But although the United States is a signatory to the Havana Charter (along with 52 other countries, mostly from the developing world), it was sabotaged by domestic political forces and then abandoned by the Truman administration.
Instead, a sub-chapter of the charter – the GATT (General Agreement on Tariffs and Trade) – was retained as the framework for managing international trade. While preserving the pragmatic approach of the charter, the GATT limited itself to tariff reductions (mainly among developed countries) and abandoned all efforts to remedy the biases and asymmetries in international markets which hamper the development of the most poor.
While much has changed in the international landscape since 1948, growing imbalances of market power in recent decades have deepened the inequalities that developing countries face in the trading system.
These imbalances were highlighted during the recent World Trade Organization (WTO) negotiations in Geneva, where a relaxation of trade rules – such as intellectual property waivers for vaccines – to help developing countries dealing more effectively with the current (and future) pandemic has been sacrificed for what the Financial Times’ specialist editor described as an exercise in institutional self-preservation.
Shared principles and effective mechanisms
So what can today’s policy makers learn from the Havana Charter?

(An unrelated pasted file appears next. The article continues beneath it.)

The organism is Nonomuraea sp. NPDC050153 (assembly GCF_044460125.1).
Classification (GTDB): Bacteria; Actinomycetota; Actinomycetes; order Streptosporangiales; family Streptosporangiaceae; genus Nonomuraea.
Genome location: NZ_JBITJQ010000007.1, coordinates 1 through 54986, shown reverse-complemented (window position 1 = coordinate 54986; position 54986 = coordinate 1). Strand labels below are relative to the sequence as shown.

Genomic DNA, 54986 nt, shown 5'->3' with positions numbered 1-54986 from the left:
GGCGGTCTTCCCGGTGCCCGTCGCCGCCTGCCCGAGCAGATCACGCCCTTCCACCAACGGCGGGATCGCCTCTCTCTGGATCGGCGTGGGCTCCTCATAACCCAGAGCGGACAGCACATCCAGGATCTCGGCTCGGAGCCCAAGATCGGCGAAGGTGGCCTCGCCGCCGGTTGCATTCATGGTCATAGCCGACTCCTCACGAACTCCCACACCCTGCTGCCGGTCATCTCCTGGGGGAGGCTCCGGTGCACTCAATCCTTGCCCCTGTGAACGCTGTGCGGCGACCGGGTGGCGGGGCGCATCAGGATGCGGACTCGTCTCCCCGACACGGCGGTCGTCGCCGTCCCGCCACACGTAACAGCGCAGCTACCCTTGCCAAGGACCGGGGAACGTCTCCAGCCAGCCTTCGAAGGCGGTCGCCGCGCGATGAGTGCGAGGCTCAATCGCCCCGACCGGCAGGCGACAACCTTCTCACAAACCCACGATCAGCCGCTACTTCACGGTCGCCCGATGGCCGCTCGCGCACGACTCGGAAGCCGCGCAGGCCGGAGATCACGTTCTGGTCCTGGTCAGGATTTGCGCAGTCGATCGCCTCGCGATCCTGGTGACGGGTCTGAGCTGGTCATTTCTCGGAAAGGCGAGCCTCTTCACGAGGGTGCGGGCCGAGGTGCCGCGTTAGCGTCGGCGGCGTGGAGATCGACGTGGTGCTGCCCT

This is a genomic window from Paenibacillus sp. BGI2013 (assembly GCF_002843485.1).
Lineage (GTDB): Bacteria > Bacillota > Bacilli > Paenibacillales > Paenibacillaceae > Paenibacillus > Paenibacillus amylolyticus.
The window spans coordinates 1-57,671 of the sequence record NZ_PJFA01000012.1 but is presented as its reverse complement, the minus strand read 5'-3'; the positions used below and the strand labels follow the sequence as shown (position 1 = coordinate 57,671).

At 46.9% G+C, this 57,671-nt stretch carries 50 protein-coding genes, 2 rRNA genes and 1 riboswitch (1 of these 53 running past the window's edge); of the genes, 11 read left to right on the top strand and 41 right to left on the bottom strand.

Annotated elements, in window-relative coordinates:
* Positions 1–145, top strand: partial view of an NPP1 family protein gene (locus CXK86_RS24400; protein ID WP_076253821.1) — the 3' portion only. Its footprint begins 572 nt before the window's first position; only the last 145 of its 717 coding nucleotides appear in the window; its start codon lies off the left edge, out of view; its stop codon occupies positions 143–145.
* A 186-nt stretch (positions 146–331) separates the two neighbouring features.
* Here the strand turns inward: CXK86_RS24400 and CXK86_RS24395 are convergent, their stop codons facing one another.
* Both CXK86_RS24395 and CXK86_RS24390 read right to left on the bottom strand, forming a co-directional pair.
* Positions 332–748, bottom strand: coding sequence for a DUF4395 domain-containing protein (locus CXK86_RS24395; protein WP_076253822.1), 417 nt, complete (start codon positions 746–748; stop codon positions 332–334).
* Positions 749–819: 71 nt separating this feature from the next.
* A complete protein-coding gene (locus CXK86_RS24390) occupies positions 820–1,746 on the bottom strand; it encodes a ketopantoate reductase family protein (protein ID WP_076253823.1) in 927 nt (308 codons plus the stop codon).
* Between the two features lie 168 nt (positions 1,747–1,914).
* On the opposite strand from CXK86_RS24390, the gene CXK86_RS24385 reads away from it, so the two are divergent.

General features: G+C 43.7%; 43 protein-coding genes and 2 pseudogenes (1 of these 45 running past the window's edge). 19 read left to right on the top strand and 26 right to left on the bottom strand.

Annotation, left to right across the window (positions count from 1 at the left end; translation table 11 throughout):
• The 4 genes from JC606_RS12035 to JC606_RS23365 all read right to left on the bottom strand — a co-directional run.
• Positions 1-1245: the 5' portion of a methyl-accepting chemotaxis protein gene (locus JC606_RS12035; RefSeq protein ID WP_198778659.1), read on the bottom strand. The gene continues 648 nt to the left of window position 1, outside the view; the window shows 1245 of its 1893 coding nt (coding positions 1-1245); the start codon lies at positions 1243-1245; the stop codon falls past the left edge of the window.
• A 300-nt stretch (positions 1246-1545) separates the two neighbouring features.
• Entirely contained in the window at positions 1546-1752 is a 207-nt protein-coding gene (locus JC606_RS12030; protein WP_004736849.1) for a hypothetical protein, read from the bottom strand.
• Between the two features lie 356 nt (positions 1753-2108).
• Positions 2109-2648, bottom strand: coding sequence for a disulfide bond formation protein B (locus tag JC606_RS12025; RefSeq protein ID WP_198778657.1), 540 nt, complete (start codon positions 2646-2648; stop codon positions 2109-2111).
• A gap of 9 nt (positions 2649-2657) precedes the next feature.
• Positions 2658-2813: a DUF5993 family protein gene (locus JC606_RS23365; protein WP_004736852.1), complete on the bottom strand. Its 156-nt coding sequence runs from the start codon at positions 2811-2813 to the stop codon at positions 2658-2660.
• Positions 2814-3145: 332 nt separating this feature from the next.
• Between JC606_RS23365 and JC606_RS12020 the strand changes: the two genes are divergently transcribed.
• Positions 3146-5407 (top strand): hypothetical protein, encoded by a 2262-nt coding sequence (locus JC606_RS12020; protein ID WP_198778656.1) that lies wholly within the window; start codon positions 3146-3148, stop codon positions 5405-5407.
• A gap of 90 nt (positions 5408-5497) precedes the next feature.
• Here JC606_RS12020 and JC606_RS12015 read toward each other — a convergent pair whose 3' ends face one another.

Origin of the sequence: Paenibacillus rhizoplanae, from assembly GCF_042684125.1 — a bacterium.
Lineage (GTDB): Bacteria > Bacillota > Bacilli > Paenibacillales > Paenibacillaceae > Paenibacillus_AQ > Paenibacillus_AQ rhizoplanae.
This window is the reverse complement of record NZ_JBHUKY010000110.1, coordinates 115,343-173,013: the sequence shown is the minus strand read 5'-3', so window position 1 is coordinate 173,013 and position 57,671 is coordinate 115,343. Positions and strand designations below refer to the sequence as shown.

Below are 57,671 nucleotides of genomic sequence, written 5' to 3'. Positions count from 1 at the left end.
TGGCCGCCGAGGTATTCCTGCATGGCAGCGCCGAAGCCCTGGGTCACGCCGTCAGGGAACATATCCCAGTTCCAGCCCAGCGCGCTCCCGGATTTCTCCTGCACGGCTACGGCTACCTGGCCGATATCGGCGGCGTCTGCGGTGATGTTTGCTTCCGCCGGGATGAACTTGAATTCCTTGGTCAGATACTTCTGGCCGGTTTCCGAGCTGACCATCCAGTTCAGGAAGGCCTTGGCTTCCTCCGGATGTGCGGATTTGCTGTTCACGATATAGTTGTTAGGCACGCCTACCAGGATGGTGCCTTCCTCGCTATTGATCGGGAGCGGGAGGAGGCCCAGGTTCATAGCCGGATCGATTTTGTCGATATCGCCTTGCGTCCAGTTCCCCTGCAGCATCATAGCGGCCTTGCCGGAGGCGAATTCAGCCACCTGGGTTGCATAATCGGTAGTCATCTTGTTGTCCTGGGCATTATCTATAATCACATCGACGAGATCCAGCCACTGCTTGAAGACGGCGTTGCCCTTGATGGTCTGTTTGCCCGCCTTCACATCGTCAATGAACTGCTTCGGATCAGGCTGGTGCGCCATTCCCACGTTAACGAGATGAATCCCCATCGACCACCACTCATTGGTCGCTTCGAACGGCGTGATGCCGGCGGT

Simply put, effective global governance in support of common goals cannot be limited to talking about a “rules-based international order”. Achieving these goals requires a set of common principles and effective mechanisms that can help mobilize resources and coordinate policies among countries with vastly different public and private sector capabilities.
Three interrelated principles that framed discussions of global governance in the 1940s – which we also highlight in our new book “The Case for a New Bretton Woods” – offer a roadmap for transforming our global economic system to meet to the series of current crises.
First, like efficiency, economic transformation – which includes the addition of more productive sectors, better paying jobs and technological upgrades – should provide the yardstick against which to judge the health of international economic relations, including trade.
Trade rules that unduly restrict fiscal and policy space or the right of governments to regulate areas such as food security, health and climate response (which have become commonplace over the past 30 years) must be reversed.
Arrangements to manage grants, rather than abandon them, will be needed to support resilient and sustainable results. These include financial support measures for industrial policy such as direct public subsidies and tax relief measures.
Widening the mix of waivers (particularly regarding intellectual property rules) and safeguards (such as allowing tariff increases for countries facing balance of payments difficulties) could also help ensure flexibility in the use of legitimate policy instruments for transformation without encouraging their abuse.
Second, corporate power, just as much as government policy, is a major distortion of the trading system. To reduce market monopolization and rent seeking by corporations, domestic regulatory structures – such as mastering financial flows with tighter capital controls – need to be restored.
International support measures will be needed to strengthen antitrust rules, stabilize commodity markets, combat illicit financial flows, facilitate access to technology and prevent international companies from interfering with national economic objectives – such as the cancellation of dispute settlement provisions in bilateral and regional trade agreements known as Investor-State Dispute Settlement (ISDS) mechanisms.